The three also shadowed several journalists working at the Games.
“The experience was to really learn what happens in the background of Special Olympics,” Hotta said.
Hotta said she chose DeShaw to attend because she had been a part of the program for all four of her years at The Academy. DeShaw plans to continue to compete in Special Olympics with Team Quinebaug Valley when she moves on this fall to Quinebaug Valley Community College.
Stanikmas said she got involved with the Unified program at The Academy as a freshman. She played field hockey in the fall, but signed up for Unified basketball in the winter. She played lacrosse in the spring, but made a fateful decision.
“I signed up for Unified gym in the fall of my sophomore year and it changed my whole outlook. After that, I knew I really wanted to get involved. I didn’t want to have anything to do with special education up until that point, but I realized how much of an impact it made on me and how much of an impact I could have on other people,” Stanikmas said.
Now, she not only works with the program but also helps Hotta in the classroom as a peer tutor. Stanikmas, a senior this year, plans to become a special education teacher in the future.
Her eyes were opened further at the Games.
“The biggest thing for me (in Seattle) was that it didn’t matter if someone did or did not have a disability, everybody was together all the time. There were no barriers,” Stanikmas said.
DeShaw said she also was impressed with the camaraderie expressed at the Games.
“The first time we met Team Connecticut, we didn’t know anyone. Now, we’re close and we still talk to a lot of them (through social media),” DeShaw said.
The two said they also created ties with members of other state organizations from Florida, Pennsylvania, South Carolina, Idaho and New Hampshire among others.
Having seen and experienced Unified athletics on a national level, Hotta said Connecticut has a lot to be thankful for.
“I’m so proud to tell people that 95 percent of high schools in Connecticut have a Unified sports program. It was not the same with other states. Some were like ‘What is a Unified program in high school’? Connecticut really put a lot of effort into the ‘Unified Challenge’ a couple of years back. We have been extremely successful at the high school level,” Hotta said.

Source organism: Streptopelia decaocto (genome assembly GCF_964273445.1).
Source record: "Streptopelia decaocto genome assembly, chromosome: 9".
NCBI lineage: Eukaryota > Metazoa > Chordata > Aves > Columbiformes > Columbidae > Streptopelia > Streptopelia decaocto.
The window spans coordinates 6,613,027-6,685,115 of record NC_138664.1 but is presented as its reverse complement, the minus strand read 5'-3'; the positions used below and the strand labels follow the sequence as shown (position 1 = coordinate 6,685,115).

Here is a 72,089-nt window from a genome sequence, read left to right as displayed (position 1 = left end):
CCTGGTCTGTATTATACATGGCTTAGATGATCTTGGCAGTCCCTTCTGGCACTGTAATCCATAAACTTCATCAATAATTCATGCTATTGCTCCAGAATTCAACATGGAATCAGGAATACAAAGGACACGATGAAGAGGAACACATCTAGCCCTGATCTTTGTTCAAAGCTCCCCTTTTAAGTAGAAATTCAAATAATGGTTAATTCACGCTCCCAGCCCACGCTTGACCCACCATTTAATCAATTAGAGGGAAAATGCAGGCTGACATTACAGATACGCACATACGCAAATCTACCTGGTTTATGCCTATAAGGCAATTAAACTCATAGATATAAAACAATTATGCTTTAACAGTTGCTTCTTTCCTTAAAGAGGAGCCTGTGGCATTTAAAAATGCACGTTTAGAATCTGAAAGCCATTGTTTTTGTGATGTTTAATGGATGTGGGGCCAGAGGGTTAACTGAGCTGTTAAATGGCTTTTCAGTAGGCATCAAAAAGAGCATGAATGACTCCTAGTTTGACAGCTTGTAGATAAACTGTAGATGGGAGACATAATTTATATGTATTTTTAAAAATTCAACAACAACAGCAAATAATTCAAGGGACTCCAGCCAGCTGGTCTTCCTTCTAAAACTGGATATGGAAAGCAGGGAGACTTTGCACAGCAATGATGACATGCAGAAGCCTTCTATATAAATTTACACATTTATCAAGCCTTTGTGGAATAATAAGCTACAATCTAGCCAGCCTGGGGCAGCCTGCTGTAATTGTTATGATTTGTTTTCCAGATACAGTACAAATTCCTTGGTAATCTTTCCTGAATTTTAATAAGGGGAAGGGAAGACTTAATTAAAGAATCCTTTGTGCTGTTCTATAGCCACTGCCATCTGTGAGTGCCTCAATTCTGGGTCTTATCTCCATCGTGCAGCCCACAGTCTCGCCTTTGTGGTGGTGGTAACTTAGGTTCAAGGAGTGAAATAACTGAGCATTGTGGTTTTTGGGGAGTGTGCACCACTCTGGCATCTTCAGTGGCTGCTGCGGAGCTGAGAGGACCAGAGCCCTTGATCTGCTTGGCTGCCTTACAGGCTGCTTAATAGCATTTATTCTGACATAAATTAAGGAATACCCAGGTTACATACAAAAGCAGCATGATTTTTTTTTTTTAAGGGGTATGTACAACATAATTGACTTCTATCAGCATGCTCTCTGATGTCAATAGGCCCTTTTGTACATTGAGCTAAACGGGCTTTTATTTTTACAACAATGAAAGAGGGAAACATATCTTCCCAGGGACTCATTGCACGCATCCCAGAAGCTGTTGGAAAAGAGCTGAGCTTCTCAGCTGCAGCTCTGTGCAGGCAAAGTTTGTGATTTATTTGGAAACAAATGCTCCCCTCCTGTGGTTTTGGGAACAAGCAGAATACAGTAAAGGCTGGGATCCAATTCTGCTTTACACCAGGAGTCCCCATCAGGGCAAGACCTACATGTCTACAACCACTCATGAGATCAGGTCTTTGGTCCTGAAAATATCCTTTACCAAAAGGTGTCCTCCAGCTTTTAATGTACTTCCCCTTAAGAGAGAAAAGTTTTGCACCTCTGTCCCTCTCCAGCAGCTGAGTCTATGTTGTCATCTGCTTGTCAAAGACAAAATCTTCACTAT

Last year, The Woodstock Academy program had 22 athletes and student-partners compete in soccer in the fall, 40 in basketball during the winter and about a dozen in the spring with a track program.
According to Hotta, the CIAC would like to see the Unified athletic program grow even more and expand to the middle school level.
“That’s one of our missions that we would like to make happen. Compared to other states, Connecticut is a pioneer,” she said.
Hotta said there were other takeaways from the Youth Leadership Experience that she can possibly utilize at The Academy and beyond this school year.
She would like to take the initial steps for a Unified Prom in conjunction with Norwich Free Academy and possibly some other schools in the I-395 corridor.
Stanikmas and DeShaw both took part in youth leadership activities provided by the CIAC last year, but had to travel to Cheshire to do so. Hotta said another initiative would be to possibly have some of those meetings take place in a webinar-based format to eliminate a lot of the travel time and cost.
“Our goal at The Academy is to sustain the program. Olivia’s class has some strong partners and to follow that, I have to start building a new group of partners. Partners are word-of-mouth. These students spread the word and they keep coming. We need to continue the trend,” Hotta said.
Marc Allard
Sports Information Director